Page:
Educators are like sherpas for the future. By guiding students to develop a global perspective, problem-solving skills and a voice, they are creating capacity for these students to gradually solve larger and more global problems. Students may not start by tackling global warming, but by helping to clean up the local marsh. The skills of collaboration, teamwork, creative problem solving are the same. Having an educator who can guide this process and help students learn these skills as they tackle real problems is crucial.

I think Mr. Rischard missed the point by saying that we should develop curriculum for K-12 that does this. I believe students learn these things by DOING them, starting at a smaller scale, but really doing things that matter, and with guidance from adults who have a real relationship with their students.

I’m reminded of my own daughter who was a theater and choir kid. The TV show Glee is essentially about her. One year the school board had to cut the budget and decided to cut field trips and transportation – but allowed an exception if the students were “participating” in whatever the event was. It meant that the football team kept their busses, but the drama trip to the Shakespeare performance was cancelled because they would be “just watching”.

The drama kids were of course upset and decided to “do something about it.” Luckily, the drama teacher was trusted by the kids, and they shared their frustrations and plans with her. She worked with them – past the plan to TP the board members houses to a plan to go to the school board meeting. She helped them understand that they could frame their argument in an educational context rather than an “it’s not fair the jocks get everything” argument. And she could do this because she was willing to listen — and because she listened to them, they listened to her.

The happy ending to that story is that they got the policy rewritten, and got a lot of praise from the school board for their thoughtful arguments that the creative process needed both participation and expertise. The clincher argument (thought of by one of the students) was that the policy would have allowed a trip to a “Color Me Mine” – one of those do-it-yourself pot painting storefronts, but not a trip to the art museum.

The point is that if we want to solve global problems, we know we need technology, we know we need the students who will solve these problems to come togther, and we know we need educators willing to develop real relationships with youth along the way.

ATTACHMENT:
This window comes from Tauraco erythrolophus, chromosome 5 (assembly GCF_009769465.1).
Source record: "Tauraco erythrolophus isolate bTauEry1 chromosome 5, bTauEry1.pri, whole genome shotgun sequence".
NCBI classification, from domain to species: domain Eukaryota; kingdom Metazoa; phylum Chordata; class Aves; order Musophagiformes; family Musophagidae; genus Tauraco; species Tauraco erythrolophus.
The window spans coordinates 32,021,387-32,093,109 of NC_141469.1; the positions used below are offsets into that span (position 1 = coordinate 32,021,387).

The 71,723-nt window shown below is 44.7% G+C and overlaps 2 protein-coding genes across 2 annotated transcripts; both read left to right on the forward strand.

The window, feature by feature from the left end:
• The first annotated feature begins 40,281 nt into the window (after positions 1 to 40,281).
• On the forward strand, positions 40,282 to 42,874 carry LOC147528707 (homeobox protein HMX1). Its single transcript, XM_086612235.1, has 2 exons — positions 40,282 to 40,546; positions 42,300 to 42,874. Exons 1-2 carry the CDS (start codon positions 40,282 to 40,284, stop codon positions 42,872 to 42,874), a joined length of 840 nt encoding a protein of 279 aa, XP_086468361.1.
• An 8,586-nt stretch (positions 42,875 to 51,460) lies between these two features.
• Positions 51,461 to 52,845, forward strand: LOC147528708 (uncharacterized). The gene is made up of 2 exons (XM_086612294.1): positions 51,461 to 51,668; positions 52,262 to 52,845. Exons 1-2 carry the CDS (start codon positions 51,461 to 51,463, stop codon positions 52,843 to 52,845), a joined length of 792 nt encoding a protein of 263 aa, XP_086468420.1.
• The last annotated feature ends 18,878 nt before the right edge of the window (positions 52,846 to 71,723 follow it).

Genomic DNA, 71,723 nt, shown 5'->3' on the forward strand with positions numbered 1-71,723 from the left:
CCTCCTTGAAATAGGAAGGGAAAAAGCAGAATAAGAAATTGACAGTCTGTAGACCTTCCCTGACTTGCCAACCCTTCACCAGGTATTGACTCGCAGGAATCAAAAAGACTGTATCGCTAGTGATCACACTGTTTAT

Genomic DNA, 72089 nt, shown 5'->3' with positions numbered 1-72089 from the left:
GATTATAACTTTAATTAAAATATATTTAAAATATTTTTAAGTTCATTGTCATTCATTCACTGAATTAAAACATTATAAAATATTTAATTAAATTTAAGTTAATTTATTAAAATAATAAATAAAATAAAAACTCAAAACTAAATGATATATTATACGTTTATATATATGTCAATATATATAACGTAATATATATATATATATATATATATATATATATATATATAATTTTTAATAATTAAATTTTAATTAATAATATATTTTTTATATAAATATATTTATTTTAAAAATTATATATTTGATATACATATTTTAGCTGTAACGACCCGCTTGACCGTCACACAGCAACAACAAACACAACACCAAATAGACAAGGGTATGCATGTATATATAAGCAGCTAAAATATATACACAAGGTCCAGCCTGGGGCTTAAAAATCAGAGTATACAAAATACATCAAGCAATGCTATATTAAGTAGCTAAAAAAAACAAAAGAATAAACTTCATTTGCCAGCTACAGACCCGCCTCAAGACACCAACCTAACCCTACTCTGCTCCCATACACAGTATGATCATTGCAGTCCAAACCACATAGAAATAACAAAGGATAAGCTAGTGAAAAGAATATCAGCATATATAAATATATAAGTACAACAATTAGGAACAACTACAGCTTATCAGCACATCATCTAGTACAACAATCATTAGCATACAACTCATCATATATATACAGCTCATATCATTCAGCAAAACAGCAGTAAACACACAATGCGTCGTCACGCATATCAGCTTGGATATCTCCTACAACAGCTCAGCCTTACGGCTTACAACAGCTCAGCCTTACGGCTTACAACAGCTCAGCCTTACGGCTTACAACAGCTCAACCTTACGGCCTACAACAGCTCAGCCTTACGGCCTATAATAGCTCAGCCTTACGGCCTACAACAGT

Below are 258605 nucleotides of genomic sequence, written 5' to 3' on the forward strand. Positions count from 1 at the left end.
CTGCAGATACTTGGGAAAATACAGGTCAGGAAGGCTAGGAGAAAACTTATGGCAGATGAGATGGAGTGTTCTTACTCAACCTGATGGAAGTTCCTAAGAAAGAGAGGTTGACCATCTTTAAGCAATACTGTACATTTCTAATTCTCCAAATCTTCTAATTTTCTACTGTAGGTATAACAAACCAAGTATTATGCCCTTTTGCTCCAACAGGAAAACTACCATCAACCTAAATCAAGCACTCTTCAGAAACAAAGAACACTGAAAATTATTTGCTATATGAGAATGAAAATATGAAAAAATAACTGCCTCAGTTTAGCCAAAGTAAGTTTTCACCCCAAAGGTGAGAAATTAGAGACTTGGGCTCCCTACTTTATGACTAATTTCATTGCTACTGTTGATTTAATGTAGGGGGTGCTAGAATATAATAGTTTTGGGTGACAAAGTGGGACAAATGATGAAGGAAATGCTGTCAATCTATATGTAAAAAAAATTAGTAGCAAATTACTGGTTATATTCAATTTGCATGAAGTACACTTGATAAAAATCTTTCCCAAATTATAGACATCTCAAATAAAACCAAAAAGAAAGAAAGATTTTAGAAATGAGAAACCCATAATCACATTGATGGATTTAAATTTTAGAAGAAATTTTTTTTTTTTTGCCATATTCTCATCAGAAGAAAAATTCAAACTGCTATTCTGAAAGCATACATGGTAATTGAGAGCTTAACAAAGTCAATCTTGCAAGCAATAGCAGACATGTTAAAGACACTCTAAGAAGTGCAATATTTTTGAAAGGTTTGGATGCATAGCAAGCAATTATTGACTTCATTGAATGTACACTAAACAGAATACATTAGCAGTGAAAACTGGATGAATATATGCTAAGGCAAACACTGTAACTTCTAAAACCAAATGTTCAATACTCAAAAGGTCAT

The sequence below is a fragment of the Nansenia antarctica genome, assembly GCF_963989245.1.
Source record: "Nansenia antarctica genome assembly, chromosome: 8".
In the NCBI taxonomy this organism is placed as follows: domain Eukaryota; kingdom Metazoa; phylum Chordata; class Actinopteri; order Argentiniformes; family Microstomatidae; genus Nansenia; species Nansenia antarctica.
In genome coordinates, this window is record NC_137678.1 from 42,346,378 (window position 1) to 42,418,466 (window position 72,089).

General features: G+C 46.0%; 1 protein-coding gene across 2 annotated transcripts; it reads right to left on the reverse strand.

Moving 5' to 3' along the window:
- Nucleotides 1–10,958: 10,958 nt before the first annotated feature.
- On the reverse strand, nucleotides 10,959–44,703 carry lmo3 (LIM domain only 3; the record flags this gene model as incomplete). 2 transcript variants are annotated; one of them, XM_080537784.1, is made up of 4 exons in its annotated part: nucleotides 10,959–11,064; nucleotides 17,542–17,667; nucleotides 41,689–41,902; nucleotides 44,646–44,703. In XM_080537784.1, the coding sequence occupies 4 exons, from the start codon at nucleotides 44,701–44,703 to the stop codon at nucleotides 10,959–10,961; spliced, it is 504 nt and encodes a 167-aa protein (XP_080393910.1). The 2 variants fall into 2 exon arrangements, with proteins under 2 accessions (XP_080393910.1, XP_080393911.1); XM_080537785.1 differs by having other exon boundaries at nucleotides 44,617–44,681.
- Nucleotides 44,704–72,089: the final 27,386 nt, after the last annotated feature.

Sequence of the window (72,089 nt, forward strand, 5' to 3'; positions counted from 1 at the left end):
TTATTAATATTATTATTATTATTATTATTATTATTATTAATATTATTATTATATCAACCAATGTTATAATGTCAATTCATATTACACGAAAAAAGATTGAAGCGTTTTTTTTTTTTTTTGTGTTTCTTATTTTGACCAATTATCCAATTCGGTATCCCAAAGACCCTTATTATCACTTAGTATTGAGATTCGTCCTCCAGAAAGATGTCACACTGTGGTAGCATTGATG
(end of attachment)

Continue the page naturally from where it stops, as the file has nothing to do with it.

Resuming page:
The thousands of educators at ISTE 2010 hold the key to all of these.

Sylvia

-Posted from the Blogger’s Cafe at ISTE 2010

Six Myths About Service Learning

From Principal Leadership magazine: Six Myths About Service Learning by Scott Richardson and Michael Josephson.

Service learning is the Rodney Dangerfield of education. Students say that it’s an “annoying requirement.” Parents say, “My kid will learn more in the classroom than in the community.” Teachers say, “It won’t improve test scores.” Principals say, “It’s a feel-good mandate that kids aren’t capable of understanding.”

Read this article to find out about the six myths and the real facts about service learning. Done right, service learning benefits students both academically and socially, creates opportunities for learning citizenship, empowers youth, and benefits schools and communities. And that’s no myth!

Sylvia

Edutopia – Students Teach Technology to Teachers

“When middle school students Alison and Nat confer with their teachers, it’s to talk about the lessons the students are preparing for student teachers as part of a new Generation www.Y program. The young people are part of a growing group in schools across the country who are sharing their own expertise to help make prospective teachers more aware of how students learn and the best ways technology can be used to support their learning.”

Edutopia, the website of the George Lucas Educational Foundation published this story and video on the GenYES program in Olympia, WA. The video is from a while back when the model was called Generation www.Y. That was a bit difficult to pronounce, so we changed the name to GenYES.

This video was created during an interesting time period – the GenYES students not only worked with teachers at their school, but formed teams with their teacher and a pre-service teacher. These 3 member teams learned and taught each other technology, and prepared lessons using new technology. Just another way students can be involved in improving education for all!

Sylvia